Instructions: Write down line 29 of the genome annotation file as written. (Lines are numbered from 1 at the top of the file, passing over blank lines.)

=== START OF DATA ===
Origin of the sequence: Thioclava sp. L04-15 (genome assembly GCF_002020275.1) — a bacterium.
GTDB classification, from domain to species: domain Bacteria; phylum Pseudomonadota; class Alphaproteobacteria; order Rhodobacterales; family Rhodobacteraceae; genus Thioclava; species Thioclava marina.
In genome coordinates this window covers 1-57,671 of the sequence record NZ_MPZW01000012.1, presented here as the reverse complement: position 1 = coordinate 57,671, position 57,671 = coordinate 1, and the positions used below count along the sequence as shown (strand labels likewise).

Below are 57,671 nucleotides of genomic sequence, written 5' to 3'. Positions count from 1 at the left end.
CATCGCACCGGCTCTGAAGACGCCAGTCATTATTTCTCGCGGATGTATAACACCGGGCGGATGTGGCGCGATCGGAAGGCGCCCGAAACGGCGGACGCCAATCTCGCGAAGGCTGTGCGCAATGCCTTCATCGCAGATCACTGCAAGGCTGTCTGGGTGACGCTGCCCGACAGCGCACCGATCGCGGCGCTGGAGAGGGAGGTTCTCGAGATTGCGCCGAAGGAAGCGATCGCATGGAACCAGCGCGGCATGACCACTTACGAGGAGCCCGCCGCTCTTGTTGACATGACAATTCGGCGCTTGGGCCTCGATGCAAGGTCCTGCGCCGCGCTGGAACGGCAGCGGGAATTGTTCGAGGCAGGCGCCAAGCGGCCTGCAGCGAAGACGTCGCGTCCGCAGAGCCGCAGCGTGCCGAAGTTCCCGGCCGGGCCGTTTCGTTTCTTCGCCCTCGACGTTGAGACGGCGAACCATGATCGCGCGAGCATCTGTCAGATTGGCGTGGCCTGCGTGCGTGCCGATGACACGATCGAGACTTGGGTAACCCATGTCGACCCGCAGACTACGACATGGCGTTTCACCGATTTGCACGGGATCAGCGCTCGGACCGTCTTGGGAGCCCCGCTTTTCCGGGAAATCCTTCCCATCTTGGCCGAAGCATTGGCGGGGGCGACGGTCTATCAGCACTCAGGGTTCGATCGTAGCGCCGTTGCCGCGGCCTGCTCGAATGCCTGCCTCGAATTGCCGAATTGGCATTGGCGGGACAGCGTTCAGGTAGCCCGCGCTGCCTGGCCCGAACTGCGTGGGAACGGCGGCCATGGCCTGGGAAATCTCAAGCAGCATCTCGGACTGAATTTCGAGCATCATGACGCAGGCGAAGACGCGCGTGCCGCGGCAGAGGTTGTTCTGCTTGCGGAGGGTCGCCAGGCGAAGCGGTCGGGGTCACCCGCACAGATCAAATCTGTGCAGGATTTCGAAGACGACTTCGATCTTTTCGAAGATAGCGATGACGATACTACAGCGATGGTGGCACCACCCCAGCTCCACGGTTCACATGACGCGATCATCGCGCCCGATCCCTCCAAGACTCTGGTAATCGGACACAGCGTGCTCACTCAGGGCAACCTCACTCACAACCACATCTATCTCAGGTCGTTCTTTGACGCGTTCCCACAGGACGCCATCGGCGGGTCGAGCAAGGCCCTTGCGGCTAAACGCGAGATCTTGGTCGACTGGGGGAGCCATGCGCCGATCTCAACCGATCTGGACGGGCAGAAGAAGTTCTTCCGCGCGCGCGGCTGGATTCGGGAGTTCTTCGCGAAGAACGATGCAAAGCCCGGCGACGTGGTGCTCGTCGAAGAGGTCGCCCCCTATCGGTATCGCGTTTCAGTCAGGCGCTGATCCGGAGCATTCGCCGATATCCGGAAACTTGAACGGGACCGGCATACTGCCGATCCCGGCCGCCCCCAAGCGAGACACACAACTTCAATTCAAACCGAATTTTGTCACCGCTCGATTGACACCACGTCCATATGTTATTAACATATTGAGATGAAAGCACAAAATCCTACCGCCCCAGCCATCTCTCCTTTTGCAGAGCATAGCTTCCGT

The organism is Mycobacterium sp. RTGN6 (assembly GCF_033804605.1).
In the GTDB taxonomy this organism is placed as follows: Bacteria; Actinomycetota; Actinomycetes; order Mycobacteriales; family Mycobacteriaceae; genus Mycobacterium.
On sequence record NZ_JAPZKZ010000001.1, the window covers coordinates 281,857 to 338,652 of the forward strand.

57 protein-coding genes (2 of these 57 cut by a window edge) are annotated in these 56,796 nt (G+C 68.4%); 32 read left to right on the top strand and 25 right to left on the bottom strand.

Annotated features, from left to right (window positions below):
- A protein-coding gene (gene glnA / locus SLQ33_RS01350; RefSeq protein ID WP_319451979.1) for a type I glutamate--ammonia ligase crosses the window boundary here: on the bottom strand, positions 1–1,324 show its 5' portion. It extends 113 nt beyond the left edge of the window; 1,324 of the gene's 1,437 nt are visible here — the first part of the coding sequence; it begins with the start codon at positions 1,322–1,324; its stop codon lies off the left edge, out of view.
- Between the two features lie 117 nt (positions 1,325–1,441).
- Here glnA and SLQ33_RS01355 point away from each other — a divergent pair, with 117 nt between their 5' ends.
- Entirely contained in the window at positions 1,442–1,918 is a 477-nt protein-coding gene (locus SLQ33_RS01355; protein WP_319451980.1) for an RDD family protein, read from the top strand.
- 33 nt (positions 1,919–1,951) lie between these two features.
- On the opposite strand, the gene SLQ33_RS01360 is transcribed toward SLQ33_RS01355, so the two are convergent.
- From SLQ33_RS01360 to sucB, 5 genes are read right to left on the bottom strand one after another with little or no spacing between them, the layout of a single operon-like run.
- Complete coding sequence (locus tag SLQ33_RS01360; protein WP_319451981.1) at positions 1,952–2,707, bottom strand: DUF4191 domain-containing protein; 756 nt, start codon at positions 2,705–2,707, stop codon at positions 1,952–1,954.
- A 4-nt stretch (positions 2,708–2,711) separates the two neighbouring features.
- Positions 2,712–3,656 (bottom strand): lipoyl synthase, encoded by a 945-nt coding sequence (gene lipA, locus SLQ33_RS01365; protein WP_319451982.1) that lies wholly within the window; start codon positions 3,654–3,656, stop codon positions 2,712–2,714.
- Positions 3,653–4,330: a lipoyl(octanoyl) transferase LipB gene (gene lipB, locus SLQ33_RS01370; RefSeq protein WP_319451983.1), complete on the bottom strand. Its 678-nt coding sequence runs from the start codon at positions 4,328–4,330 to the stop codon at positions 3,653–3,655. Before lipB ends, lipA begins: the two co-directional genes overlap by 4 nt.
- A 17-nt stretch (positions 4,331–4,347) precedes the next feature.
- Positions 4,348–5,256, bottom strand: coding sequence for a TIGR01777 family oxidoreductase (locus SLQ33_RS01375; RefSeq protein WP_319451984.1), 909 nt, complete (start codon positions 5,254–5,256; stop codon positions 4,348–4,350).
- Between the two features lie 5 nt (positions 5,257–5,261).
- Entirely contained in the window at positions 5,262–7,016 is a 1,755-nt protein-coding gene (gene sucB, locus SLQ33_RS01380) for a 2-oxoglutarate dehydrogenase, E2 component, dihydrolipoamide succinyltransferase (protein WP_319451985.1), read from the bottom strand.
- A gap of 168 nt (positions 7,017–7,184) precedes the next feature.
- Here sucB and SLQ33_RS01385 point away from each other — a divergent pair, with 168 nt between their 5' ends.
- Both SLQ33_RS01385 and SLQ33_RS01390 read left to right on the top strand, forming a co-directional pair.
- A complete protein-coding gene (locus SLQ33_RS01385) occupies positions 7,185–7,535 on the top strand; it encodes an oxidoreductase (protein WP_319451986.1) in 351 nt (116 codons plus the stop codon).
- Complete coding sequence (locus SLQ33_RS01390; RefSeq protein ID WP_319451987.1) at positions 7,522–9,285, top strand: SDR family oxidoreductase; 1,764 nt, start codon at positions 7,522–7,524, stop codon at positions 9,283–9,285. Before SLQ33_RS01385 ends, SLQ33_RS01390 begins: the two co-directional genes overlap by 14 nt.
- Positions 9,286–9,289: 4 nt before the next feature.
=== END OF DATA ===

- A complete protein-coding gene (locus SLQ33_RS01385) occupies positions 7,185–7,535 on the top strand; it encodes an oxidoreductase (protein WP_319451986.1) in 351 nt (116 codons plus the stop codon).